We could spend all day speculating but here's the thing I want you to focus on:
When Cain feared that men would do to him as he had done to Abel, God put Cain under his protection and promised a disproportionate punishment to anyone who dared to treat Cain as he had treated Abel.
God instituted the concept of "do unto others as you would have them do unto you". If God ordained it, do we have the right to resist it?God instituted the concept of do unto others as you would have them do unto you. If God ordained it, do we have the right to resist it? #hebrews12endurance Click To Tweet
Do Unto Others Meaning
The meaning of do unto others is simple. Regardless of what people have done or how they behave, we ought to treat them as we would want to be treated.
If you really think about it, is it any different than Paul's admonition to "esteem each other better than ourselves" (Philippians 2:3)?
Imagine a world where people treated each other with the love and care they would want to be treated with. Wouldn't you love to live in such a world? I would.
The Danger of Doing Unto Others As They Do To You
There's an intriguing story in the Bible about someone who claimed they were treating others as they had treated him. Let's look at it together.
Read Judges 14-15.
Samson had been given extraordinary strength at a time when God's people were being dominated by the Philistines. God's plan was for him to begin to deliver his people from their captors (Judges 13:5).
Fast forward a number of years and Samson was an adult of marriageable age. But instead of seeking a bride amongst his own people, he sought out one of the Philistines. It did not turn out well.
At the wedding feast, he gave a riddle to his guests which they could not figure out. At least, not until they had threatened his wife and had gotten her to agree to find out the answer to her husband’s secret riddle and share it with her countrymen (Judges14:12-18).
In anger, Samson went to Ashkelon and killed 30 men so he could fulfill the terms of the deal. He walked away from his wife and returned to his family's house.
After some time had passed, he returned to his father-in-law's house and demanded to see his wife. But she was no longer his wife because she had been given to another man (Judges 14:20-15:2).
Angry, again, Samson enacted his revenge by burning the corn, vineyards, and olives of the Philistines (Judges 15:4-5).
Maybe you're already familiar with the story, but here's the part I found interesting: when the men of Judah asked Samson why he had provoked the Philistines by destroying their crops, look at what he said:
As they did to me, so I have done to them” (Judges 15:11 NKJV).
Oh, my word! Are you beginning to see the danger of doing unto others as they do to us? But don’t judge Samson too harshly. He had the same struggles we do.
It's human nature to go overboard when we're enacting our revenge. We start out wanting the people who hurt us to feel the same pain we felt when they had hurt us. But soon enough we want to hurt them more than they hurt us.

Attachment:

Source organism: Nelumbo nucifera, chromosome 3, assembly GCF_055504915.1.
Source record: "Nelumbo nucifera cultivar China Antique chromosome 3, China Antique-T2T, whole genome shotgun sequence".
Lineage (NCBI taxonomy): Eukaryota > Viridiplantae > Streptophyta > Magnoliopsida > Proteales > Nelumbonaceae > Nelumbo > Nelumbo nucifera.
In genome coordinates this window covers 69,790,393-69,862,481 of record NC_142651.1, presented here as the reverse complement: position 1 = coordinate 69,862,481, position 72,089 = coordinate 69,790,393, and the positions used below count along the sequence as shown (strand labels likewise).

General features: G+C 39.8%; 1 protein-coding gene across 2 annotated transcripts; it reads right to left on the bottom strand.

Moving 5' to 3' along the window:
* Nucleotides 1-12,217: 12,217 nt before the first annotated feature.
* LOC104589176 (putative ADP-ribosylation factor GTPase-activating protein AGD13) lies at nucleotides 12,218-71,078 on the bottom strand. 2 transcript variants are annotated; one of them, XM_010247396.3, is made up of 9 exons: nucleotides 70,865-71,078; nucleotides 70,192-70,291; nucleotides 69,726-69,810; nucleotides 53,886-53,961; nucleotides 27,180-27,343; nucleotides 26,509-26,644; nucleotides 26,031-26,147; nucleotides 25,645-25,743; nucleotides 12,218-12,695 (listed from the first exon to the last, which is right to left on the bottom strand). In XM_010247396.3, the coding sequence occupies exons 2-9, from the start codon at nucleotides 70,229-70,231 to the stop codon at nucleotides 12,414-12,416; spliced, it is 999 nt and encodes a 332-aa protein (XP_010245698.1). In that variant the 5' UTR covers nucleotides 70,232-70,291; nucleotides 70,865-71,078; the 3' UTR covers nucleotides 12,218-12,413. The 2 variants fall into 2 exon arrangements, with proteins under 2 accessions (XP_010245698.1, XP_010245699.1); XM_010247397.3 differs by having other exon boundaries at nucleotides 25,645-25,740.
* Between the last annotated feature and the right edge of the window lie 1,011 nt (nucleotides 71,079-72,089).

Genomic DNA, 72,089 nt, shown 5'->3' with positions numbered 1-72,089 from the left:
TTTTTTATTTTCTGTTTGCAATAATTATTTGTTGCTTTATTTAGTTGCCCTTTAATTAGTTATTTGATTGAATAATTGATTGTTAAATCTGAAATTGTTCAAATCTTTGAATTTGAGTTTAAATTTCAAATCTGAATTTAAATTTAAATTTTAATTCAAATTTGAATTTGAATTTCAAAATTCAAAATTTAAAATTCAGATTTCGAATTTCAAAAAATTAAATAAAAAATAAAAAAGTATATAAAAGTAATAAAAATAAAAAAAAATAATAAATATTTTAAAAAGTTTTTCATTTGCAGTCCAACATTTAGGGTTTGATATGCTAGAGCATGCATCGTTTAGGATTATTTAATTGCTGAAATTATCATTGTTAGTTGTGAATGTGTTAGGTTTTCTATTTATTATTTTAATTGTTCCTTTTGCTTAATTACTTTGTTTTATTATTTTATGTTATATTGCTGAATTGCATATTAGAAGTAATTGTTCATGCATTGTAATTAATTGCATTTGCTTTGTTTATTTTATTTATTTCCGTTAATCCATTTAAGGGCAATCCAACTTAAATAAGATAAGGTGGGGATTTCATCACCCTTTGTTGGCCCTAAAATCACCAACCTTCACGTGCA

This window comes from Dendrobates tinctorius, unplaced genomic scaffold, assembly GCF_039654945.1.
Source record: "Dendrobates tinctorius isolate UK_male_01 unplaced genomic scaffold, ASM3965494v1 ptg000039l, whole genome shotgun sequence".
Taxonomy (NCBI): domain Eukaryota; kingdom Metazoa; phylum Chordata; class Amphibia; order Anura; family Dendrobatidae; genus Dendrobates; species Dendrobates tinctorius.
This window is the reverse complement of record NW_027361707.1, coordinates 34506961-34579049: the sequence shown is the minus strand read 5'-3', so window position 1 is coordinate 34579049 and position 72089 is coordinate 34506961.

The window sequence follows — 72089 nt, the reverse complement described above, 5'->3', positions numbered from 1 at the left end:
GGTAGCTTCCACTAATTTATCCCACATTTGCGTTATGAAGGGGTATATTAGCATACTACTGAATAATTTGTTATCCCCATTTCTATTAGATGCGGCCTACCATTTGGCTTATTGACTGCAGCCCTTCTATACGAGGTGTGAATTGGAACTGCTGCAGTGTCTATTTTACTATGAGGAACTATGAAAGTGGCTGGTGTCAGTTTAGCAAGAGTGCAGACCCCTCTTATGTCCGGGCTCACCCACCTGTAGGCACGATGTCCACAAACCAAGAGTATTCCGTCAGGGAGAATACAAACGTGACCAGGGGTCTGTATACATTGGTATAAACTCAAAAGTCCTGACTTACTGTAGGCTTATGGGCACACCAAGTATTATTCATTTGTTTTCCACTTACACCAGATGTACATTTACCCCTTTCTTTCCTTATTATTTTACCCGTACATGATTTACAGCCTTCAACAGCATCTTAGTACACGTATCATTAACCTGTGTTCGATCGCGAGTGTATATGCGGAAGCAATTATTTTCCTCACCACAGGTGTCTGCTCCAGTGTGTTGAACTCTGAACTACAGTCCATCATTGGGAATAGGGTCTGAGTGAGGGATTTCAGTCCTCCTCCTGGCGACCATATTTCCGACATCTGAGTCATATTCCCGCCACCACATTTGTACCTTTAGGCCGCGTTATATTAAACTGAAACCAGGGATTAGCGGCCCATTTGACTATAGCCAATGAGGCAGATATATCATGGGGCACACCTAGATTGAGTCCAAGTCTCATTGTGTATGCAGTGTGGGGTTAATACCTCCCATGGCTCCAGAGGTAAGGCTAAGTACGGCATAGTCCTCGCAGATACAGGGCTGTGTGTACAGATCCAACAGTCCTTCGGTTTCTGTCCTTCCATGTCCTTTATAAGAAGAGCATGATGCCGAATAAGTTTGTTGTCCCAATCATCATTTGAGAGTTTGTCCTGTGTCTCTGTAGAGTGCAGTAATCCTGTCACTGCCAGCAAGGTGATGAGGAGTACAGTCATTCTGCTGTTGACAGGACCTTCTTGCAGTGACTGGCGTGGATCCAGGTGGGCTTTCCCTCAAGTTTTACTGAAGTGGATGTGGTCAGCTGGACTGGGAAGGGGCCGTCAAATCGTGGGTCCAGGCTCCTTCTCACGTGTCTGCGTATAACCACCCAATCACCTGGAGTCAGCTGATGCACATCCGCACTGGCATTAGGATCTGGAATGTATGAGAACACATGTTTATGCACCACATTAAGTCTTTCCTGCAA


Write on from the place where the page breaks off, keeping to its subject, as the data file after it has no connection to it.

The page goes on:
Why You Can't Do Unto Others As They Do to You
As Christians, we are called to represent Christ. That means we can't always behave the way other people do. It may even mean that we can't treat people the way they treat us.
Like Christ, we have to turn the other cheek and keep turning it. Even when it hurts.
We do that because we want to be God to them--treating them with the grace and agape love God lavishes on us.
We treat others as we would want to be treated so we can inspire them to choose Christ and live in a way that transcends the shallowness and pettiness of the world.We treat others as we would want to be treated so we can inspire them to choose Christ and live in a way that transcends the shallowness and pettiness of the world. #hebrews12endurance Click To Tweet
There are going to be many arguments about why we should treat people the way they treat us, self-preservation and self-defense being the top two. But picture this for a minute:
Imagine a world where everyone treated each other as they had been treated. So if you walk into a room and no one greets you, you say nothing in return. Or if someone steps on your toe, you step on theirs.
If someone bumps into you accidentally, you bump into them on purpose. You can continue this mental exercise by thinking of as many bad or painful things that happen during the normal course of your day but everyone reciprocates instead of apologizing.
Now picture the very opposite. A place where people treat each other with the love and respect that God encourages us to treat each other. Imagine a world where people do unto others as you would have them do unto you.
Which world would you rather live in?
I know which one I would choose. And while this present world is far from that ideal place, it's our training ground for heaven. Acts of kindness should be our default reaction, not thoughts of revenge. I hope this post encourages you to do unto others not as they have done to you but as you would like them to do to you.